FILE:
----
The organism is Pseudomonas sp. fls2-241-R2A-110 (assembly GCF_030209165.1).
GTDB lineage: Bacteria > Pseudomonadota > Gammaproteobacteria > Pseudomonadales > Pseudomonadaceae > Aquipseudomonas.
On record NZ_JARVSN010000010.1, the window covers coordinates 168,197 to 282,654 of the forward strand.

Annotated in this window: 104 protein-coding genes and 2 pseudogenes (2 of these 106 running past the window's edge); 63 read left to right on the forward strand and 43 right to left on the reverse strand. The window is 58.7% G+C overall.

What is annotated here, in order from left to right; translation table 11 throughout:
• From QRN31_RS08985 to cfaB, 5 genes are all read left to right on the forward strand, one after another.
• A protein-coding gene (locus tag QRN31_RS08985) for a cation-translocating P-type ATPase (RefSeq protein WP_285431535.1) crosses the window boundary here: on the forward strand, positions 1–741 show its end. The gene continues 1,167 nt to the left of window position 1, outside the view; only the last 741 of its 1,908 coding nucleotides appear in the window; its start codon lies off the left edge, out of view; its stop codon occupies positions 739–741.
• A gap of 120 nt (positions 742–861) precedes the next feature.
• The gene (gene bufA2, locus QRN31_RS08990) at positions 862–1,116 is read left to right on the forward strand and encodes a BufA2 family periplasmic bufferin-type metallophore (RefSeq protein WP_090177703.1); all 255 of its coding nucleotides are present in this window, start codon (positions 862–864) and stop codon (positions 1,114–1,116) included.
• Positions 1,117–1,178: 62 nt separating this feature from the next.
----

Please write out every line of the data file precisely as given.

The organism is Pseudomonas sp. fls2-241-R2A-110 (assembly GCF_030209165.1).
GTDB lineage: Bacteria > Pseudomonadota > Gammaproteobacteria > Pseudomonadales > Pseudomonadaceae > Aquipseudomonas.
On record NZ_JARVSN010000010.1, the window covers coordinates 168,197 to 282,654 of the forward strand.

Annotated in this window: 104 protein-coding genes and 2 pseudogenes (2 of these 106 running past the window's edge); 63 read left to right on the forward strand and 43 right to left on the reverse strand. The window is 58.7% G+C overall.

What is annotated here, in order from left to right; translation table 11 throughout:
• From QRN31_RS08985 to cfaB, 5 genes are all read left to right on the forward strand, one after another.
• A protein-coding gene (locus tag QRN31_RS08985) for a cation-translocating P-type ATPase (RefSeq protein WP_285431535.1) crosses the window boundary here: on the forward strand, positions 1–741 show its end. The gene continues 1,167 nt to the left of window position 1, outside the view; only the last 741 of its 1,908 coding nucleotides appear in the window; its start codon lies off the left edge, out of view; its stop codon occupies positions 739–741.
• A gap of 120 nt (positions 742–861) precedes the next feature.
• The gene (gene bufA2, locus QRN31_RS08990) at positions 862–1,116 is read left to right on the forward strand and encodes a BufA2 family periplasmic bufferin-type metallophore (RefSeq protein WP_090177703.1); all 255 of its coding nucleotides are present in this window, start codon (positions 862–864) and stop codon (positions 1,114–1,116) included.
• Positions 1,117–1,178: 62 nt separating this feature from the next.